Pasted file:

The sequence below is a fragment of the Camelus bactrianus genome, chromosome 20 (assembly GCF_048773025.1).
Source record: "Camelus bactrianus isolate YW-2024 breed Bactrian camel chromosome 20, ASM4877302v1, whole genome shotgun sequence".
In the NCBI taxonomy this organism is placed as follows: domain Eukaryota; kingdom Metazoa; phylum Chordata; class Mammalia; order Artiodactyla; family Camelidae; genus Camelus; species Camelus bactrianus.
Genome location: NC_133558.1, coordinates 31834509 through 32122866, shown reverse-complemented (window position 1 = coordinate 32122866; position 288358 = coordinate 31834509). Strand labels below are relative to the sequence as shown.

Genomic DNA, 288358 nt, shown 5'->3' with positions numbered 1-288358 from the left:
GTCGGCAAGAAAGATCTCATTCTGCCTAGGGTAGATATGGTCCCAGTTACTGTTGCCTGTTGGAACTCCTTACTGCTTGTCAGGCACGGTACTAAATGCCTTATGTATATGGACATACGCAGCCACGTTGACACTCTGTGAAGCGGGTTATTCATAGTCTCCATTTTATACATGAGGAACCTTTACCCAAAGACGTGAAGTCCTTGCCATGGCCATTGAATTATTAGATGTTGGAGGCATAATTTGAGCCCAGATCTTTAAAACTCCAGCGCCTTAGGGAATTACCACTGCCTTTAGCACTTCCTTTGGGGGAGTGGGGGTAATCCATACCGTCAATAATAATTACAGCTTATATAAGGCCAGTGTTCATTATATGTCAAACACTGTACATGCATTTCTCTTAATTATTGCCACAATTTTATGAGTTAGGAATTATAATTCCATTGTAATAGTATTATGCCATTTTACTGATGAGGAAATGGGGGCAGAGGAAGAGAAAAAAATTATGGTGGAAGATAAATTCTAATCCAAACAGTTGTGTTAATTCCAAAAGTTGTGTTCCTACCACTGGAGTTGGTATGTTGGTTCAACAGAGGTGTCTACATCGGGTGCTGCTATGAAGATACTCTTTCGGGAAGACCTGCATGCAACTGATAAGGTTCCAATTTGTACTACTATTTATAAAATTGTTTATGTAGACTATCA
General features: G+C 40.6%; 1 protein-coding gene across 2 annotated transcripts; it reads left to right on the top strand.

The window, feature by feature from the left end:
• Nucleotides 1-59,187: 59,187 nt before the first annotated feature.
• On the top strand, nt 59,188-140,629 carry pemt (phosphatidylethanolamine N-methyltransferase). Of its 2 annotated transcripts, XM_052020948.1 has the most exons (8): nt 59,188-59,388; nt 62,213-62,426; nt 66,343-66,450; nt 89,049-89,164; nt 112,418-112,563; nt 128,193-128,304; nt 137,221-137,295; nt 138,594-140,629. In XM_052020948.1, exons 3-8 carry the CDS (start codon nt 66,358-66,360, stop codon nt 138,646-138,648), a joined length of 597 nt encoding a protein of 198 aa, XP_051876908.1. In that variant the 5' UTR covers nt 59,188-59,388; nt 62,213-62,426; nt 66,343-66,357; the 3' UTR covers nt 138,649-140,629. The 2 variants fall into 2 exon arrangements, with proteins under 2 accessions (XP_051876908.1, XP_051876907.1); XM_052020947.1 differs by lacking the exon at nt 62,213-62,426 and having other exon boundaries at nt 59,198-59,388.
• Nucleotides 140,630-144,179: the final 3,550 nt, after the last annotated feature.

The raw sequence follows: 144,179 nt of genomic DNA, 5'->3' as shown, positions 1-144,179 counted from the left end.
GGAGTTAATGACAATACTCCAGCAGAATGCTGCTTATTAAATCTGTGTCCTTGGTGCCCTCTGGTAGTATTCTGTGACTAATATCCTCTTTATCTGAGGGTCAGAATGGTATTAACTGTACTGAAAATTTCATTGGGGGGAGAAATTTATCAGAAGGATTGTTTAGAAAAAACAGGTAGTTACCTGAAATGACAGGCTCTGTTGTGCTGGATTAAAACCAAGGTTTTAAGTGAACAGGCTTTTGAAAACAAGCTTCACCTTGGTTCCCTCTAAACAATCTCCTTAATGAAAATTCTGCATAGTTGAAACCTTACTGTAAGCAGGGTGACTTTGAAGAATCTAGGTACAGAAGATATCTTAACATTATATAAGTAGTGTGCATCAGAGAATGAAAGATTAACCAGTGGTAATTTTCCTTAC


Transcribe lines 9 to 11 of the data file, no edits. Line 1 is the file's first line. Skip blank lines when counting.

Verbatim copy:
• Nucleotides 1-59,187: 59,187 nt before the first annotated feature.
• On the top strand, nt 59,188-140,629 carry pemt (phosphatidylethanolamine N-methyltransferase). Of its 2 annotated transcripts, XM_052020948.1 has the most exons (8): nt 59,188-59,388; nt 62,213-62,426; nt 66,343-66,450; nt 89,049-89,164; nt 112,418-112,563; nt 128,193-128,304; nt 137,221-137,295; nt 138,594-140,629. In XM_052020948.1, exons 3-8 carry the CDS (start codon nt 66,358-66,360, stop codon nt 138,646-138,648), a joined length of 597 nt encoding a protein of 198 aa, XP_051876908.1. In that variant the 5' UTR covers nt 59,188-59,388; nt 62,213-62,426; nt 66,343-66,357; the 3' UTR covers nt 138,649-140,629. The 2 variants fall into 2 exon arrangements, with proteins under 2 accessions (XP_051876908.1, XP_051876907.1); XM_052020947.1 differs by lacking the exon at nt 62,213-62,426 and having other exon boundaries at nt 59,198-59,388.
• Nucleotides 140,630-144,179: the final 3,550 nt, after the last annotated feature.